By contrast, Halofuginone inhibited these pathological processes in surgically treated rats. Tissue samples from rats treated with Halofuginone after surgery show both low levels of collagen α1(I) gene expression, as shown in FIG. 2C, and low level of collagen type I, as shown in FIG. 2F. Indeed, both the level of gene expression and the level of collagen itself were indistinguishable from control rats which did not undergo surgery. Furthermore, much less damage to the villi was observed. Thus, clearly Halofuginone prevented the pathological overstimulation of collagen gene expression and of collagen synthesis in rats which underwent surgical intervention.

EXAMPLE 3 Effect of Halofuginone on Adhesion Number

Two different tests were performed to assess the effect of Halofuginone on the number and severity of adhesions in rats which underwent surgery. Both tests showed that Halofuginone reduced both the number and severity of adhesions. The experimental method was as follows. For the first test, three groups of rats were prepared as described above in Example 2. At the end of 21 days, the rats were weighed and the number and severity of adhesions were determined according to a double-blind procedure.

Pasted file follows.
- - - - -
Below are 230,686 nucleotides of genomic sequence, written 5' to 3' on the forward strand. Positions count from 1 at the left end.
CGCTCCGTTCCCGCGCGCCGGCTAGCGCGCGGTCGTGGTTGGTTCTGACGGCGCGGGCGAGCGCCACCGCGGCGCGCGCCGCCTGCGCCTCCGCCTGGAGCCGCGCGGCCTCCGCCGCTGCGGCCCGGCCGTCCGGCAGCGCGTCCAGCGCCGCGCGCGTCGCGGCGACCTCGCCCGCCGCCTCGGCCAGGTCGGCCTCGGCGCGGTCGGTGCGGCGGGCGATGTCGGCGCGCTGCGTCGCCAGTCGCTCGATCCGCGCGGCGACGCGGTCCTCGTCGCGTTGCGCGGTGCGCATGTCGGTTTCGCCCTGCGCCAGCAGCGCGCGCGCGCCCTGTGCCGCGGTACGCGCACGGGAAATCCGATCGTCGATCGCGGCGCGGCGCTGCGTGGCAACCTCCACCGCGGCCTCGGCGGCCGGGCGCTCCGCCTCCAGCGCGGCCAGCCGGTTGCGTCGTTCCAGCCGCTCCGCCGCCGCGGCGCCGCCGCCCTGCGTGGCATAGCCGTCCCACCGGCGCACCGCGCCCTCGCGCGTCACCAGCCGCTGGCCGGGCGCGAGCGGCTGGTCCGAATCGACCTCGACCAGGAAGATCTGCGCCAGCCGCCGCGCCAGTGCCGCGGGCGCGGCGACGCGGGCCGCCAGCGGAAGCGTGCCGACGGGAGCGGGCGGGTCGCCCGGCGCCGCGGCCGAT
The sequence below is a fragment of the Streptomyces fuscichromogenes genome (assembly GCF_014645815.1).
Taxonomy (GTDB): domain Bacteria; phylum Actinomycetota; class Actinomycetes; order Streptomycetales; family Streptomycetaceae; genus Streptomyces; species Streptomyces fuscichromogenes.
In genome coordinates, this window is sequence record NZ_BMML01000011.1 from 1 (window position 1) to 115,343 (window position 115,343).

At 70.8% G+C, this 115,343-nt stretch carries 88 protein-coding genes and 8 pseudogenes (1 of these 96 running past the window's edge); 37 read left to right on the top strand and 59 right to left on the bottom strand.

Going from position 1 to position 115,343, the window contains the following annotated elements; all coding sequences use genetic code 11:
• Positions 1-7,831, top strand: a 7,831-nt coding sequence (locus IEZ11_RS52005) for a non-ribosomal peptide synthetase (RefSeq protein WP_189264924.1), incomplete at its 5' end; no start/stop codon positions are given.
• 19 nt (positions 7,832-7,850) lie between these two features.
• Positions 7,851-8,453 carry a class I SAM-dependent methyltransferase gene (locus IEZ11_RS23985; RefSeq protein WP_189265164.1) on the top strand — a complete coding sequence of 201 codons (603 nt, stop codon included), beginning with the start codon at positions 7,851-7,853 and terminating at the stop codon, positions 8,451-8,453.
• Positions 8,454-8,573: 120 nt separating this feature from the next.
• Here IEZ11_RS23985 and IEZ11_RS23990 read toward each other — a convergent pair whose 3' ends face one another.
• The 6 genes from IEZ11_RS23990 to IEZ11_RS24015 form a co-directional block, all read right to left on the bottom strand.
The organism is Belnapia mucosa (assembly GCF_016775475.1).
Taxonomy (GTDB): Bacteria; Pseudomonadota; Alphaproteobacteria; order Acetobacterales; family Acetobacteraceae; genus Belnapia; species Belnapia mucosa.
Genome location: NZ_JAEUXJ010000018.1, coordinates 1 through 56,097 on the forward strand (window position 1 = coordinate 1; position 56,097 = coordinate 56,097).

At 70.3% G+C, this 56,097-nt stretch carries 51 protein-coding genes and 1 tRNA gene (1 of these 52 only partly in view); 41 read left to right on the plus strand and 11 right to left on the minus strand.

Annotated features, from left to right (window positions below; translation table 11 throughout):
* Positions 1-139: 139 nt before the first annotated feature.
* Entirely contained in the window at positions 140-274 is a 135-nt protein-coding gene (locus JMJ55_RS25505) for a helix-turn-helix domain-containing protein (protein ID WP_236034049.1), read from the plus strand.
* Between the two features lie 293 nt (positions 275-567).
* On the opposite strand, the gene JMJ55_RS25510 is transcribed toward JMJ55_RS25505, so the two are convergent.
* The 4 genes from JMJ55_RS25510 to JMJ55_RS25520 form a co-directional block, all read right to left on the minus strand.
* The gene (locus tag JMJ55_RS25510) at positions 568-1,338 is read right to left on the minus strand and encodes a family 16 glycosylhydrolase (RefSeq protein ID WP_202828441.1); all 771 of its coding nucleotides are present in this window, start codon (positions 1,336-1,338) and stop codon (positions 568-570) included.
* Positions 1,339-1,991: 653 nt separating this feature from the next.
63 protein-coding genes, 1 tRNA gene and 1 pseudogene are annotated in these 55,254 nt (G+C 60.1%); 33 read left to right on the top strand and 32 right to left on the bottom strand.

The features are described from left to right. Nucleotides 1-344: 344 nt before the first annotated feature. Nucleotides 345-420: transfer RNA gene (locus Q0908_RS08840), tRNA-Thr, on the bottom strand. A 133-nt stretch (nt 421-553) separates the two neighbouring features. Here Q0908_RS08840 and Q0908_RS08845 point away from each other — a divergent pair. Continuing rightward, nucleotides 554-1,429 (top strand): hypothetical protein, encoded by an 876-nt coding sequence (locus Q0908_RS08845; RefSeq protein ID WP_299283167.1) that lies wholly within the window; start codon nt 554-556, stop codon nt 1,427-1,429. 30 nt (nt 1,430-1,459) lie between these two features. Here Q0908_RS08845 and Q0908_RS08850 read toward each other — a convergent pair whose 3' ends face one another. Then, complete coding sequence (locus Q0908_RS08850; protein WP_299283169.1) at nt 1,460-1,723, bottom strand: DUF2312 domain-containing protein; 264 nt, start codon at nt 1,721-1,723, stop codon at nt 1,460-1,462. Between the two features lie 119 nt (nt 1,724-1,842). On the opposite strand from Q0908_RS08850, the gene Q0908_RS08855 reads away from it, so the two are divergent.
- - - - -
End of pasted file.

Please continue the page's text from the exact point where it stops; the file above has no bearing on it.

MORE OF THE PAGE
In the double-blind procedure, adhesions were classified according to the following grading: 0=no adhesions; I=a thin, filmy, easily separated adhesion; II=several thin adhesions; III=a thick, broad adhesion and IV=several thick adhesions. Clearly, 0 is the least severe and IV is the most severe grade.

Table 1 shows the results of Halofuginone treatment on the number and severity of rats which underwent surgery. Group 1 is rats which underwent surgery, without Halofuginone treatment. Group 2 is rats which underwent surgery with Halofuginone treatment. Group 3 is rats which did not undergo surgery. Clearly, no adhesions were found in control rats which did not undergo surgery. Both the number and severity of adhesions were sharply reduced in Halofuginone-treated rats as compared to non-treated rats, almost to the level seen in rats which did not undergo surgery. A small reduction in weight gain was observed in all rats which underwent surgery, although this reduction was more pronounced in Halofuginone-treated rats.